A foot-square oil painting of solemn Native American boy hung on the kitchen wall. His knowing eyes stared out at the viewer. They followed me around the room like those cardboard fold-outs of Jesus whose eyes glowed and found you out, even when you turned off the lights. The always-wary eyes in the painting were that eery, but I liked it.
“Some people hate that,” Ward confessed. “They call it bad art and sentimental, but Gloria loved it as much as I do.” It wasn’t museum quality, but it certainly was haunting. Ward actually knew something about art, photgraphy and writing, having published detailed guidebooks over many years. He wrestled with his writing, and his critics. His style could be described as archaic, perhaps grandiloquent, given to running-on, hyperbolic sprawl of adjectives. A writer in search of the perfect metaphor. One curmudgeonly critic had described Ward’s prose as “…blushingly purple as the sunsets he describes.” Ward ran his fingers through the thick shock of white hair when he quoted that remark, “I meant to say that sunset was so splendid it felt like looking into heaven.” He shrugged that critique off, but he was stung. “They just don’t get it.”
His expert conversation was more straightforward. He memorized the Plateau—its topography, geology, ecology. In later life, he pared down his description—red rock country was more than indescribable landscape. It was Art. He promoted his dream–a coalition of artists, writers, geologists, enviornmentalists, musicians, incidental hikers—any and all who appreciated the Colorado Plateau as much as he did. The ones who “got it.” He recruited people to celebrate and protect the region and “its glories.” He envisioned a non-profit organization, centered, perhaps, in Torrey, maybe in his own house. He pitched it to everyone who would listen. He would call it Entrada, his favorite variety of sandstone.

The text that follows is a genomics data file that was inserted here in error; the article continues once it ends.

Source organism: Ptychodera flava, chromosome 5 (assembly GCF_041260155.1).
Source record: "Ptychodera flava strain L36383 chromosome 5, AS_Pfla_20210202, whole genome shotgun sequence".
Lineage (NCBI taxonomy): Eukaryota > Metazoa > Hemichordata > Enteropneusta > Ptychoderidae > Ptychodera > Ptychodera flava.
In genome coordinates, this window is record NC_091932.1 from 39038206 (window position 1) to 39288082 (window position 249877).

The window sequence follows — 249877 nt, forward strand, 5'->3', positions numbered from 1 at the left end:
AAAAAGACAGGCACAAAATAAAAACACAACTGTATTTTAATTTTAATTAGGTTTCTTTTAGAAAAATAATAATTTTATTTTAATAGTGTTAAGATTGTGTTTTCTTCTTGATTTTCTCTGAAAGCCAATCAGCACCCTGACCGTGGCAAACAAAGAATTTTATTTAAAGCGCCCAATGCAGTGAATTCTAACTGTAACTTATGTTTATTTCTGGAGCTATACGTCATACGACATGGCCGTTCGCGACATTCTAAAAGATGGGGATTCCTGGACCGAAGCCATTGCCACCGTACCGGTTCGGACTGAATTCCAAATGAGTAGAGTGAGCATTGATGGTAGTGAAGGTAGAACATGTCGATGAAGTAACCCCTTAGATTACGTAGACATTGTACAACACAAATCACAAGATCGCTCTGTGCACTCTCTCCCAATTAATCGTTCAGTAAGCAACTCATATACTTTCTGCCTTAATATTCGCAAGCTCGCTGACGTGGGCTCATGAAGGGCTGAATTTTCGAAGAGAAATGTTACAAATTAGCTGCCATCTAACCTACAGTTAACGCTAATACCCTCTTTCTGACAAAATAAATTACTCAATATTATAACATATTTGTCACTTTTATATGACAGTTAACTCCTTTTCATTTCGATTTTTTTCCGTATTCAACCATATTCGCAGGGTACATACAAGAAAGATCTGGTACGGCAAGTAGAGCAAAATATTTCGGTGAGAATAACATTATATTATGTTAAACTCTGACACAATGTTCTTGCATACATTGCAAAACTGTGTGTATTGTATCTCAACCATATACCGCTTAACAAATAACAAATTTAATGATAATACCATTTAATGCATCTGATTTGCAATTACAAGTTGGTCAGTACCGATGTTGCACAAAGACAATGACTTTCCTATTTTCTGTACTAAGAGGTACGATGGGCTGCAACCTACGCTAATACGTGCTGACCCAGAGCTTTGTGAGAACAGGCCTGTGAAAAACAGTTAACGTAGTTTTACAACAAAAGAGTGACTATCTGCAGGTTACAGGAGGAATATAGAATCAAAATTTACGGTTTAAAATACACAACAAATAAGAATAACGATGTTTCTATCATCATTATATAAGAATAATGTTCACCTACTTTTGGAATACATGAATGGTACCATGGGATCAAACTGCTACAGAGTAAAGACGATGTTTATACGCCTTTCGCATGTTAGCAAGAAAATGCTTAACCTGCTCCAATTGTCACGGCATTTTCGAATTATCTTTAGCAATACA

The interior of his house was stuffy and dim. Dust and cobwebs. He apologized, “Old man living alone.” In his early seventies, physically spry, and mentally engaged, he didn’t seem so old to me.
Something brushed the top of my head, ruffling my hair. I swatted, half expecting to swipe an escaped canary. A giant moth. A bat? A frisson ran along my spine. I looked up to the top of the pyramid. Only a shadow flitted past, but I felt something there.
“Who’s that?” I asked Ward, but I already knew. It was Gloria.
Early the next morning, I watched Ward stroll down the road to the Capitol Reef Inn where we were staying. He was enjoying one of his periodical spats with Southey Swede, the establishment’s owner, and didn’t want to eat breakfast there. He surely wasn’t going to pay for pancakes that would never be as good as the ones Gloria used to make. He wouldn’t let us treat him, either. Paul and I had heard about his ornery spells, and his penchant for cussing, but we’d thought it was a rumor. “Godamnit, I said I wasn’t hungry!” he snapped.
I thought maybe his tour guide activities the previous day had worn him out, more than he would admit. That could explain his moodiness.
“Nope,” my brother Barry confided in a whisper. “Grouchy’s how he is. Godamnit’s his favorite word.”
We cajoled him into joining us for at least coffee. “You going to eat that toast?” Ward asked me, just in time. Already through with his breakfast, Paul had been eyeing what was left on my plate.
Carlos Nakai’s flute dwindled and the tape at Southey’s looped around to repeat “Ride of the Valkyries,” that had been playing when we marched in. Watching other diners forking in their eggs in synchrony with Wagner for the second time, Carol speculated that Southey’s must not enjoy an extensive musical selection. She was engrossed in personal conversation with Raye. That seemed to disappoint Ward. He was missing a chance to prosyletize: he would have liked to elicit NewYork support for Mission Entrada.